Figure 3(b) shows a 2D irradiance map reconstructed from the data shown in the sinogram of Fig. 3(a). It corresponds to the beam irradiance at a location close to the focal plane in a square region of 400 μm2 with a step grid size of ∼ 1.4 μm. The elliptic shape of the beam is due to astigmatism. Some artifacts from the transform, as rays emanating from the center, can be observed.

5. Zernike expansion considerations

An important property of the Zernike polynomials is that they can be written as a product of a radial and an azimuthal part [31

31. M. Born and E. Wolf, Principles of Optics, (Pergamon Press, 1980).

]
Znm(ρ,θ)=Rnm(ρ)Radialpart{2cos|m|θ(m>0)1(m=0)2sin|m|θ(m<0),Angularpart
(5)
where the indices n and m are mode ordering numbers which denote the radial and the azimuthal orders respectively.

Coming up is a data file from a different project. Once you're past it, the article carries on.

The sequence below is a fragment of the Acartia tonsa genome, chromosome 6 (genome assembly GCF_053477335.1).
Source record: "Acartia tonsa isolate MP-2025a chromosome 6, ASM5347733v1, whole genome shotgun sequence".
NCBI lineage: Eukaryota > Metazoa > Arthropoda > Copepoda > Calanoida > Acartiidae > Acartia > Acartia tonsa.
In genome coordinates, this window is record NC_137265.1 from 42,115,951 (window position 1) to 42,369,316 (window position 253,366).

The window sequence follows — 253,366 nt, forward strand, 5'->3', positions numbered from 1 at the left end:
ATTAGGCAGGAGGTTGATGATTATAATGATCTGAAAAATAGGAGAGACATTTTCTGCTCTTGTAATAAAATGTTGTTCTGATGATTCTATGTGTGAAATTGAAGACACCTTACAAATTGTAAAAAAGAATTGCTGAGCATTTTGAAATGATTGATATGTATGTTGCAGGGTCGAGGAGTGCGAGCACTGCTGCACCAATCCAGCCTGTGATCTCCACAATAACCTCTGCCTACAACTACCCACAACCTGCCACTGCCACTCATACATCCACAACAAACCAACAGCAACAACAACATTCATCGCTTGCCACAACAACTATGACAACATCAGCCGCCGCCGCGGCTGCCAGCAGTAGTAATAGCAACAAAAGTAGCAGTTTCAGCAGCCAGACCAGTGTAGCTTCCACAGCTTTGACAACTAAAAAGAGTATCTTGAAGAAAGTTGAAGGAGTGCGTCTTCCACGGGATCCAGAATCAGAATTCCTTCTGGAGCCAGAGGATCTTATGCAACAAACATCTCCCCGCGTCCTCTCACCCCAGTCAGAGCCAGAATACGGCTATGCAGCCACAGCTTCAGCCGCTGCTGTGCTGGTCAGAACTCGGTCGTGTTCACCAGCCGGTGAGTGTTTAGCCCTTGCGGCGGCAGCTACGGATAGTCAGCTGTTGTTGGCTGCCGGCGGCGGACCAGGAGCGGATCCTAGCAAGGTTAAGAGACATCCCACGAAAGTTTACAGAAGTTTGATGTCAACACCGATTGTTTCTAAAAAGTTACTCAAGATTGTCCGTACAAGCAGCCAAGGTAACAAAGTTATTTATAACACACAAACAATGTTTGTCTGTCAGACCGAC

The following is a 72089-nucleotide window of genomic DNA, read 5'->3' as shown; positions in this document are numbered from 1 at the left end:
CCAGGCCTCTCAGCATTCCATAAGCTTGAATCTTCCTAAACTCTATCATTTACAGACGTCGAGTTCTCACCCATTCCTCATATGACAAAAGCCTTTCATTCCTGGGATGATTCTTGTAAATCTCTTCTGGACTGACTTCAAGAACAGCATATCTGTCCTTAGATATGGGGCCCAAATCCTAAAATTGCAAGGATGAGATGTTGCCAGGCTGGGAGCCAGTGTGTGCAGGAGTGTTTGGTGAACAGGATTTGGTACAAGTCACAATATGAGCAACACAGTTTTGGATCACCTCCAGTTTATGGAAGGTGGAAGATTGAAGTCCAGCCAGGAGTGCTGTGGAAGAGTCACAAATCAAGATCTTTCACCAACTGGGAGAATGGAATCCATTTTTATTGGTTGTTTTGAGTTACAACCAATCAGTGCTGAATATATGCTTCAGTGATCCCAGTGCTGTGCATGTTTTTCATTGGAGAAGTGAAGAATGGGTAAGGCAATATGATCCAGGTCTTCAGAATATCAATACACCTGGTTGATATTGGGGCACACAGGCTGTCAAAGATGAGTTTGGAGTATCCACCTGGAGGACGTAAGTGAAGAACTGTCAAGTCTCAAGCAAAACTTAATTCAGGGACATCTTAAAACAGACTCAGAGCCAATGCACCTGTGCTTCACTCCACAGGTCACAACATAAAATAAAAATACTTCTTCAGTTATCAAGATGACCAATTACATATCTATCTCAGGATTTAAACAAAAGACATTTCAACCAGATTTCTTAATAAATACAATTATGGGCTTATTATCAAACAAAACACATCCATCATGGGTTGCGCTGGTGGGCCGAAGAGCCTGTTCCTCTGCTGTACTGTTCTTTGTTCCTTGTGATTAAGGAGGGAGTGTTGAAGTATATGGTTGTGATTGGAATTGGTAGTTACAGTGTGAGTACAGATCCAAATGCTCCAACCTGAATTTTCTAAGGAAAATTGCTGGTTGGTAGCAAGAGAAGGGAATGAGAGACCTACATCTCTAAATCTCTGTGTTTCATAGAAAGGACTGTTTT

As we mention before, Eq. (2) is based on an expansion in Zernike polynomials. Since the polynomials are slow variant functions, a small amount of them may not provide the spatial spectral components necessary to reconstruct the wavefront we wish to represent. On the other hand increasing the number of terms can simply propagate high frequency noise generated in different processing stages, such as the artifacts generated by the inverse Radon transform. Thus, it is apparent that a compromise must be made in order to preserve the information that we pass to the Eq. (2) without introducing unnecessary terms. We describe two criteria that sets limits to the number of Zernike polynomials relevant to the expansion or, in other words, upper bounds for n and m.